It is possible to state that the 2014 Six Nations Championship was a successfully completed project that was characterized by high-quality planning and management. The reason is that the widely broadcasted sport event was not associated with any non-sport related challenges, and there identified risks were effectively predicted with the help of the used risk management strategies (RBS 6 nations 2014). Following the principles of the project management planning theory, it is possible to note that the guarantee of the project’s success was the planning efforts of the project team (IRFU 2008, p. 2). The annual character of the sports event allowed the proper analysis of the previous weaknesses in the tournament’s organization, and the planning of the 2014 Six Nations Championship was improved in order to address the larger number of possible risks and to meet more stakeholders’ needs (RBS 6 nations 2014). Therefore, the project team working at the Six Nations Championship in 2014 did not need to test the previously used approaches to the competition organisation and construction at stadiums.

The project team started by setting the mission and goals while referring to the previously used annual goals. The second step was the distribution of roles and responsibilities among the project team members. Internal and external factors were identified as potential risks and threats (Han & Ma 2011, p. 1196). The next step was the development of the schedule for activities, including construction, the work with sponsors, promotion, and the development of the risk management plan (Ferdinand & Kitchin 2012, p. 22; University of Liverpool 2014, p. 3).

The project was developed according to the schedule, and much attention was paid to implementation strategies and the customer test. The time was saved for testing the integration of new technologies (Leopkey & Parent 2009, p. 189; RBS 6 nations 2014). Furthermore, the project goals were effectively completed. The tournament attracted 1,038,744 persons, the management of matches at different stadiums was of the high quality, the management of spectators’ needs was according to the set safety and security standards, and the potential risks were successfully prevented (RBS 6 nations 2014). As a result, it is possible to state that the whole project was a success due to the fact it was based on the principles of the project management and planning theory.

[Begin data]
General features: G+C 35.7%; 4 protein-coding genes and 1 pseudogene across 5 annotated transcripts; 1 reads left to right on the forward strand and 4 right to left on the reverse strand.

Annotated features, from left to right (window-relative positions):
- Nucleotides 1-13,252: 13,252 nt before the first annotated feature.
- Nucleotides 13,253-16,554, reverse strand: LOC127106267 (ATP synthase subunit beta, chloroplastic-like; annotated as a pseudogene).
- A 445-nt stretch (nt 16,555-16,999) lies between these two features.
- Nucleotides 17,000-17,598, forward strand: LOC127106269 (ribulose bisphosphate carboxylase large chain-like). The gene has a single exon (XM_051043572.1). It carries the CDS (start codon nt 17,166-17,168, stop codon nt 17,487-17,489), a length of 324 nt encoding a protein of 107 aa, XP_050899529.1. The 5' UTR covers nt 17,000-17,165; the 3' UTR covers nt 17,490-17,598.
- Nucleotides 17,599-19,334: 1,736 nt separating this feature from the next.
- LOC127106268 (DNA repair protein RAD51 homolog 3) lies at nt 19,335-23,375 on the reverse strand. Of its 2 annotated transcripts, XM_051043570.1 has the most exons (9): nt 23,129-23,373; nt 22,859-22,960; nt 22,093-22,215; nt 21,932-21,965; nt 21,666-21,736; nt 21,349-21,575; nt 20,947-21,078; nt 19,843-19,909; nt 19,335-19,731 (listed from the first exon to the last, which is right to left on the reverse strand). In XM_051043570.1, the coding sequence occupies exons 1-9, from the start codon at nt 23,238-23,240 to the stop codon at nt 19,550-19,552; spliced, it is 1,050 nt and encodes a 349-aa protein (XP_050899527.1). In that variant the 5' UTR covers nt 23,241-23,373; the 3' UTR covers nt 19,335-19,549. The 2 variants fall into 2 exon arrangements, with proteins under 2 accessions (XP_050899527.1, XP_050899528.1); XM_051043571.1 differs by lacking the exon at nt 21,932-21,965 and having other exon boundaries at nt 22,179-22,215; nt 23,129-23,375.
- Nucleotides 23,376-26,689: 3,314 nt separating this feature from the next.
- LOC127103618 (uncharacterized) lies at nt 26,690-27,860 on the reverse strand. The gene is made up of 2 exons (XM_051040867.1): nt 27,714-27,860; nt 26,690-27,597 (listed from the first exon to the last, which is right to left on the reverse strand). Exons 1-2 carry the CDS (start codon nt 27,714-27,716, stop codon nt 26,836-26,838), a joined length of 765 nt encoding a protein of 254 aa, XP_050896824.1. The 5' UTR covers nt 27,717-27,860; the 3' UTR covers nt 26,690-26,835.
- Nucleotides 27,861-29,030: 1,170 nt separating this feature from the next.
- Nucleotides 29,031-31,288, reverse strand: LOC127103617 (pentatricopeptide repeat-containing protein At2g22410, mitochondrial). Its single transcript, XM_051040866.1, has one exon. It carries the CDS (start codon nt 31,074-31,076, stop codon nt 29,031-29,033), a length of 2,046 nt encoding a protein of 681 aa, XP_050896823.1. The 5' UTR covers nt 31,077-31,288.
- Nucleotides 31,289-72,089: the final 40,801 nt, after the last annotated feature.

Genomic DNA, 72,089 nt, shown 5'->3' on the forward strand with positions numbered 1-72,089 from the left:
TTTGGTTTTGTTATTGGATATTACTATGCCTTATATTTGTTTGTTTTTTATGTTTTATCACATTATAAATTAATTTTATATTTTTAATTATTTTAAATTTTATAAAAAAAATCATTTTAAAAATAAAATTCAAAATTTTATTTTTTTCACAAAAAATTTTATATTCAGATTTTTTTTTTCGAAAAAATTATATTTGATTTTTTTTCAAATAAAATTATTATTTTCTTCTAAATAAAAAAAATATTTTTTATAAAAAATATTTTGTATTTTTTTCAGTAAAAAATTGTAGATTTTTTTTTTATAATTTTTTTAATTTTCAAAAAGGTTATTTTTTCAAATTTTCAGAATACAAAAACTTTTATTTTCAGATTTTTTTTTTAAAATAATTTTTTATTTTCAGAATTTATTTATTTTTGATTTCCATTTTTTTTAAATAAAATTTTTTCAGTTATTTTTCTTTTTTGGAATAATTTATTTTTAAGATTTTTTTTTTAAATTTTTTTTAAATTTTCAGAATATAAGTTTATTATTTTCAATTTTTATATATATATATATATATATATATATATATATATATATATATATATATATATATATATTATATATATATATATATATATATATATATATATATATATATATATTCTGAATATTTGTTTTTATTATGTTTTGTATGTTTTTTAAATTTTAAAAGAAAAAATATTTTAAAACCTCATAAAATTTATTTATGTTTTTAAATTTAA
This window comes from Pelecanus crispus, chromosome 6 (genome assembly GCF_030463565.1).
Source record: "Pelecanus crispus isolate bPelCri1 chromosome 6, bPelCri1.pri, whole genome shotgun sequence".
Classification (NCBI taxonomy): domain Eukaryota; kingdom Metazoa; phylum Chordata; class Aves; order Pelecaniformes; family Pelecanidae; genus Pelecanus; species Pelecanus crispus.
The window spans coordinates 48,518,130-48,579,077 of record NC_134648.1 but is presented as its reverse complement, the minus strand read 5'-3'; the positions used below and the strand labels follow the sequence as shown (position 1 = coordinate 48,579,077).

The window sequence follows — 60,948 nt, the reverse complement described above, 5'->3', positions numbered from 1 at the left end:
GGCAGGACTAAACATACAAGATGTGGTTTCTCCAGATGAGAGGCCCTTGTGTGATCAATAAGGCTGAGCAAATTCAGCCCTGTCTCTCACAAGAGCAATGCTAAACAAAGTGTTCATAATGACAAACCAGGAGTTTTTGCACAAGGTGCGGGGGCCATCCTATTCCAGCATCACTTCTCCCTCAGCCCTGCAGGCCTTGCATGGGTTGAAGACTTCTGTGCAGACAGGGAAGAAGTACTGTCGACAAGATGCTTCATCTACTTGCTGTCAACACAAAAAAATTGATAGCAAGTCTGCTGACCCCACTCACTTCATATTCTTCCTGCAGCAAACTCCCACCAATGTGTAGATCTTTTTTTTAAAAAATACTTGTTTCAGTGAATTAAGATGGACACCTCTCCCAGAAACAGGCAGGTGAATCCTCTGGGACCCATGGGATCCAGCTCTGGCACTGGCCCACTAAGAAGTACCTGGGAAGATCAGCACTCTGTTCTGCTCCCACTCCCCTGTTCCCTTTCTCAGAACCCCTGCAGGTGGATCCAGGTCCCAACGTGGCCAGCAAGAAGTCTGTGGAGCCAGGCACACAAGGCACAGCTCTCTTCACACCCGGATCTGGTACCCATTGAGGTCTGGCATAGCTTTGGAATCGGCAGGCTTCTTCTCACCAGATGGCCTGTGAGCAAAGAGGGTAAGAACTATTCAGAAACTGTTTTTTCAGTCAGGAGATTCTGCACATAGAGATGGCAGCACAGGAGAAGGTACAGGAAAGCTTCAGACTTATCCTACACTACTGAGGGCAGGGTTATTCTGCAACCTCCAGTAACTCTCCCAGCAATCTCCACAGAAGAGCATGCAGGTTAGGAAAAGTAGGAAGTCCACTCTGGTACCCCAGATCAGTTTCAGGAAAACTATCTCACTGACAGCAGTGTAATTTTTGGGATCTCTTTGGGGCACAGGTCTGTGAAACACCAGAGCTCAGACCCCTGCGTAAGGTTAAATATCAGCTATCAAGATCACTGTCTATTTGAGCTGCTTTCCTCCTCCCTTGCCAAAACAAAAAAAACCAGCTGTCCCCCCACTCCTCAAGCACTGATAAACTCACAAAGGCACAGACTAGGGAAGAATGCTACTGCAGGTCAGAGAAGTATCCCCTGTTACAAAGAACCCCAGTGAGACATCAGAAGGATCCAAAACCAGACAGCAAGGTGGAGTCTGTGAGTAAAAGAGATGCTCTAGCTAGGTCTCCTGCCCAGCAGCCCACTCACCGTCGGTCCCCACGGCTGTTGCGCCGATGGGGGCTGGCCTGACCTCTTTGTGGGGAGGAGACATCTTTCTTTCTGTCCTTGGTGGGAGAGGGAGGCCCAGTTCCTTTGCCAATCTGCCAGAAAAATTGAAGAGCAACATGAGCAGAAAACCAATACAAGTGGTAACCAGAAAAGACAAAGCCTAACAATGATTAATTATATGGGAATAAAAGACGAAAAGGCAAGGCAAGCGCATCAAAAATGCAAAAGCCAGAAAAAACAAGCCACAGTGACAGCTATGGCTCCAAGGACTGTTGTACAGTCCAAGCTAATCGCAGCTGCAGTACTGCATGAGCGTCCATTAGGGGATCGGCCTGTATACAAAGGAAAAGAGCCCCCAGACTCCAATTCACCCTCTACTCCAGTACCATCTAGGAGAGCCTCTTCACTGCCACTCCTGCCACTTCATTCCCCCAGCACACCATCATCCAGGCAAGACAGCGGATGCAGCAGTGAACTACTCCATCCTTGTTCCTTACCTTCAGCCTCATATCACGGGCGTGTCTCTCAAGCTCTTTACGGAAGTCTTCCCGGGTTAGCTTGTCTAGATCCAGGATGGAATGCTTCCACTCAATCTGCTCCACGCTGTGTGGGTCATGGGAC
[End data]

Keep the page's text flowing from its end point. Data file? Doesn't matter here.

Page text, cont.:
The appropriate planning activities allowed focusing on the required number of human and material resources; on the improvement of construction sub-projects related to concrete stadiums in Cardiff, Dublin, and Edinburgh (without focusing on the stadiums in Italy and France); and on the effective work with stakeholders (University of Liverpool 2014, p. 3). From this point, the application of the project management planning resources for the development of the 2014 Six Nations Championship was important in order to guarantee effective scheduling and cooperation with stakeholders.


The project completed by the group of organisers working for the European rugby union became a significant sport event in 2014. The success of the 2014 Six Nations Championship as a project significantly depended on effective planning. Furthermore, the project team members selected the most effective risk management strategies in order to mitigate or address possible threats.

Reference List

Ferdinand, N & Kitchin, P 2012, Events management: an international approach, SAGE, New York.

Giezen, M 2012. ‘Keeping it simple? A case study into the advantages and disadvantages of reducing complexity in mega project planning’, International Journal of Project Management, vol. 30, no. 7, pp.781-790.

Han, C & Ma, Y 2011, ‘Design and development of large-scale sport events information system – based on project management’, Advanced Materials Research, vol. 220, no. 12, pp. 1195–1200.

Hanstad, D 2012, ‘Risk management in major sporting events: a participating national olympic team’s perspective’, Event Management, vol. 16, no. 1, pp. 189-201.

IRFU 2008, Event management handbook. Web.

Leopkey, B & Parent, M 2009, ‘Risk management issues in large-scale sporting events: a stakeholder perspective’, European Sport Management Quarterly, vol. 9, no. 2, pp. 187–208.

Meredith, J & Mantel, S 2012, Project management: a managerial approach, John Wiley & Sons, Inc., Hoboken.

RBS 6 nations 2014. Web.

Six Nations Championship Guide 2014. Web.

University of Liverpool 2014, KMGT 681: Planning in an uncertain environment, University of Liverpool Press, Liverpool.